We woke up at 5:30, Fr. Pollard said mass, we had a quick breakfast, packed snacks into our pockets and filled our insulated water bottles with stove-warmed water. (All of our water, of course, was melted snow.) Our bags were light as we only were carrying what was absolutely necessary for summiting the mountain. On stepping outside, facing east away from the mountain, the sky was clear, but the mountain was clouded a lenticular cloud, one that hovers on the mountain obscuring the ridge of the ravine and everything around it from us. The rising sun cast a golden light onto the cloud making everything around us tinted golden-yellow. We weren’t sure that we would make it to the top, but leaving early would increase our chance of making it to the top as we would have more time before the turn-around time that had been set. Fr. Pollard called us into the shelter one last time before we headed out to explain the layout of the way to the summit that we were to take, and we all agreed to stay together the whole way with Mr. Heil. We set out again to the base of the Lion’s head trail, put on our crampons, and ice axes in hand we ascended the trail up to the Lion’s head. At the tree line we put all our layers on and made sure that every bit of our skin was covered from the wind. After a few snacks, we continued and the wind started to blow harder. The trail flattened out for a while after we passed the treeline but our views of surrounding mountains became obscured by clouds, and the wind got stronger and stronger. When the trail started ascending steeply again, we followed the trail by little green flags, which otherwise was nothing but footprints in the snow. In the alpine zone around the summit, there must have been at least five feet of snow. The visibility became low enough that we had some difficulty seeing each flag but we eventually found the Tuckerman Ravine trail where we turned right. At that point the wind was gutsing at hurricane force. We followed the Tuckerman ravine trail to the summit. When we reached the summit we hurriedly found the summit post and then promptly began heading back down again. While we were at the summit we could barely hear each other yell in gusts of wind well over hurricane force, and the wind chill was -15° fahrenheit. Nevertheless it was the most comfortable we had been all along because we had been moving for hours and were well prepared for the cold wind and snow.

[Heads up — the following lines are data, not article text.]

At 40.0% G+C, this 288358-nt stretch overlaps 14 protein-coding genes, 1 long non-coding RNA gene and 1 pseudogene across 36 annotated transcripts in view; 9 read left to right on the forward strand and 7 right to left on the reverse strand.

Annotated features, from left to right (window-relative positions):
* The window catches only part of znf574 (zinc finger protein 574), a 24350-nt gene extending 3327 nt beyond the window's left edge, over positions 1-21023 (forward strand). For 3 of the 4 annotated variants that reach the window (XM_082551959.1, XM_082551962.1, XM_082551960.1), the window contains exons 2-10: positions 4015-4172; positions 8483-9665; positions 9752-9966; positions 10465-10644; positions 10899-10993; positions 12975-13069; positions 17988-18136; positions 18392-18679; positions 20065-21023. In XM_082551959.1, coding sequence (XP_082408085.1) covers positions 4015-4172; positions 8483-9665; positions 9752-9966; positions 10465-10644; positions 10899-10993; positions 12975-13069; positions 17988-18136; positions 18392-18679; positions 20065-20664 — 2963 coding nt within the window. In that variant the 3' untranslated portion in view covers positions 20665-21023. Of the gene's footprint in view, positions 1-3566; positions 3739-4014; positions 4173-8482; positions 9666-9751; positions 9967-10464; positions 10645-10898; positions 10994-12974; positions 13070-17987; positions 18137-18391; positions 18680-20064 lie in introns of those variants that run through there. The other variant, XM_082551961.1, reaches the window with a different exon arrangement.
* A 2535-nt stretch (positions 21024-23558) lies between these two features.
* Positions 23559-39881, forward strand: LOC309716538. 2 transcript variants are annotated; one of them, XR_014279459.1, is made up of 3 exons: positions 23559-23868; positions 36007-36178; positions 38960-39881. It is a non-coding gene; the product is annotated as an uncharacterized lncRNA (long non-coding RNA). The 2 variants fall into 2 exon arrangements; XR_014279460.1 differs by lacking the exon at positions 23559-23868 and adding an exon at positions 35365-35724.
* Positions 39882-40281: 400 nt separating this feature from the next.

Now we needed to return safely down the mountain. On our way down we passed by almost a hundred mountaineers, one group of which Fr. Pollard was following. He was making his way up the mountain as we were heading down. Eventually the wind abated and the visibility improved, and by the time we were at Lion’s head it had mostly abated. There, as we were consuming the rest of our snacks and stowing away some of our layers, Fr. Pollard appeared out of nowhere. He had decided to turn around after we passed him and follow us down. At his suggestion, we all glissaded down the trail for its remainder above the treeline, where one sits on the snow and slides down, using the crampons and ice axe for control. We had made great timing; it was not yet 4 in the afternoon by the time we reached the hut. We had a leisurely dinner with pan-fried bacon, hot drinks and chocolate, as we talked over the day in good cheer now that we had successfully summited Mt. Washington and safely gotten down.
The next day we had mass in the hut, followed by a breakfast of leftovers including snacks, hot chocolate, coffee, and most importantly, the bacon. The clouds were similar to last morning but closer to the mountain as we packed our stuff, loaded the gear sled, and hiked down back to the van at Pinkham Notch. After quickly packing the gear, we headed back down to the Heights, with a stop on the way to drop off rental gear and to eat lunch at Cracker Barrel. Although it was sad to leave, we were all marvelling at the memories of the weekend, especially from the previous day. As soon as on the car ride back, we began talking about going back, in fact, exactly one year later. Our plan will be similar, but even greater, we hope, than this one. To the Heights!